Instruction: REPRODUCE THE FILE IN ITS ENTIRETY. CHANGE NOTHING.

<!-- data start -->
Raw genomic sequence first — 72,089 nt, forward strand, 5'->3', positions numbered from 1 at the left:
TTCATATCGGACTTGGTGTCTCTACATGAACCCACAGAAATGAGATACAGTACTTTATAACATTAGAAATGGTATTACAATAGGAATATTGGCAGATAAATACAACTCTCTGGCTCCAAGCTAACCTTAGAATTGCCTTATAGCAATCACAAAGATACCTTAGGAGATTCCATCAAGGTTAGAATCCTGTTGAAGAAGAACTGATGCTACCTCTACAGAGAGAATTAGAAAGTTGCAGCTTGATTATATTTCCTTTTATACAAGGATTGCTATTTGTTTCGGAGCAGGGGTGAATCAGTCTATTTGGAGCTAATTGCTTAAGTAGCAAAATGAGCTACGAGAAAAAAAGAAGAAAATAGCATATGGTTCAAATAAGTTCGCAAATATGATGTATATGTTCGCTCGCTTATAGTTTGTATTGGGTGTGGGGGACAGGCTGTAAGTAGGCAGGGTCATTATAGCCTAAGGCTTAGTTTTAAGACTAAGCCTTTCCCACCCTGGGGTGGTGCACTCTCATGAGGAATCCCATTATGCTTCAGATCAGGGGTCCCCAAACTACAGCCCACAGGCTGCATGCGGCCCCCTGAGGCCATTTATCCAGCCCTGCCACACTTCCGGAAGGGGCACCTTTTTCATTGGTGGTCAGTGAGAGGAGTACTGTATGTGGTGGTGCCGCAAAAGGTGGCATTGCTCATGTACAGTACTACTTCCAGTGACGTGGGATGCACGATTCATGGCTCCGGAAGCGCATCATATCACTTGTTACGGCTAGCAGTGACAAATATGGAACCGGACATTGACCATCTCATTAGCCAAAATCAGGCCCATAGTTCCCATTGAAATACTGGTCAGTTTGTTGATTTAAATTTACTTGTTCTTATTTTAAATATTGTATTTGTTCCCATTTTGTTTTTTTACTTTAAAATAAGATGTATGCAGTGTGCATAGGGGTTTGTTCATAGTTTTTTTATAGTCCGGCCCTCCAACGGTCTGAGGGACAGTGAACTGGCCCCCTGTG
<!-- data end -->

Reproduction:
Raw genomic sequence first — 72,089 nt, forward strand, 5'->3', positions numbered from 1 at the left:
TTCATATCGGACTTGGTGTCTCTACATGAACCCACAGAAATGAGATACAGTACTTTATAACATTAGAAATGGTATTACAATAGGAATATTGGCAGATAAATACAACTCTCTGGCTCCAAGCTAACCTTAGAATTGCCTTATAGCAATCACAAAGATACCTTAGGAGATTCCATCAAGGTTAGAATCCTGTTGAAGAAGAACTGATGCTACCTCTACAGAGAGAATTAGAAAGTTGCAGCTTGATTATATTTCCTTTTATACAAGGATTGCTATTTGTTTCGGAGCAGGGGTGAATCAGTCTATTTGGAGCTAATTGCTTAAGTAGCAAAATGAGCTACGAGAAAAAAAGAAGAAAATAGCATATGGTTCAAATAAGTTCGCAAATATGATGTATATGTTCGCTCGCTTATAGTTTGTATTGGGTGTGGGGGACAGGCTGTAAGTAGGCAGGGTCATTATAGCCTAAGGCTTAGTTTTAAGACTAAGCCTTTCCCACCCTGGGGTGGTGCACTCTCATGAGGAATCCCATTATGCTTCAGATCAGGGGTCCCCAAACTACAGCCCACAGGCTGCATGCGGCCCCCTGAGGCCATTTATCCAGCCCTGCCACACTTCCGGAAGGGGCACCTTTTTCATTGGTGGTCAGTGAGAGGAGTACTGTATGTGGTGGTGCCGCAAAAGGTGGCATTGCTCATGTACAGTACTACTTCCAGTGACGTGGGATGCACGATTCATGGCTCCGGAAGCGCATCATATCACTTGTTACGGCTAGCAGTGACAAATATGGAACCGGACATTGACCATCTCATTAGCCAAAATCAGGCCCATAGTTCCCATTGAAATACTGGTCAGTTTGTTGATTTAAATTTACTTGTTCTTATTTTAAATATTGTATTTGTTCCCATTTTGTTTTTTTACTTTAAAATAAGATGTATGCAGTGTGCATAGGGGTTTGTTCATAGTTTTTTTATAGTCCGGCCCTCCAACGGTCTGAGGGACAGTGAACTGGCCCCCTGTG